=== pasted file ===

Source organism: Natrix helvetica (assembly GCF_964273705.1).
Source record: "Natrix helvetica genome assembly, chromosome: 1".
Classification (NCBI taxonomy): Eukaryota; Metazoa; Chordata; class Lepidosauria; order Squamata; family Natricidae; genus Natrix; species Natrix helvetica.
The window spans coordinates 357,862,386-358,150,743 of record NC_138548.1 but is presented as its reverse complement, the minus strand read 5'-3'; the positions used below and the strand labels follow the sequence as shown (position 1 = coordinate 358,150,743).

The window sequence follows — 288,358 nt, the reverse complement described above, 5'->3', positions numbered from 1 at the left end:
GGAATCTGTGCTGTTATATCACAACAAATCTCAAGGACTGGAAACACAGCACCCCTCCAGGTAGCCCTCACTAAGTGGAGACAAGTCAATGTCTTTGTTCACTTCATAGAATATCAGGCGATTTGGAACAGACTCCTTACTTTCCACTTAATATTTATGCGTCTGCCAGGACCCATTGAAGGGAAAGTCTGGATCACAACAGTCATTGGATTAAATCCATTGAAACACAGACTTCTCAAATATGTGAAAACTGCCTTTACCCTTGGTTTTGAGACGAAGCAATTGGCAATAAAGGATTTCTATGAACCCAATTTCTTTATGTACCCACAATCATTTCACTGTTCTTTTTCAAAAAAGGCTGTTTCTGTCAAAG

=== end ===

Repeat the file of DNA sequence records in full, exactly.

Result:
Source organism: Natrix helvetica (assembly GCF_964273705.1).
Source record: "Natrix helvetica genome assembly, chromosome: 1".
Classification (NCBI taxonomy): Eukaryota; Metazoa; Chordata; class Lepidosauria; order Squamata; family Natricidae; genus Natrix; species Natrix helvetica.
The window spans coordinates 357,862,386-358,150,743 of record NC_138548.1 but is presented as its reverse complement, the minus strand read 5'-3'; the positions used below and the strand labels follow the sequence as shown (position 1 = coordinate 358,150,743).

The window sequence follows — 288,358 nt, the reverse complement described above, 5'->3', positions numbered from 1 at the left end:
GGAATCTGTGCTGTTATATCACAACAAATCTCAAGGACTGGAAACACAGCACCCCTCCAGGTAGCCCTCACTAAGTGGAGACAAGTCAATGTCTTTGTTCACTTCATAGAATATCAGGCGATTTGGAACAGACTCCTTACTTTCCACTTAATATTTATGCGTCTGCCAGGACCCATTGAAGGGAAAGTCTGGATCACAACAGTCATTGGATTAAATCCATTGAAACACAGACTTCTCAAATATGTGAAAACTGCCTTTACCCTTGGTTTTGAGACGAAGCAATTGGCAATAAAGGATTTCTATGAACCCAATTTCTTTATGTACCCACAATCATTTCACTGTTCTTTTTCAAAAAAGGCTGTTTCTGTCAAAG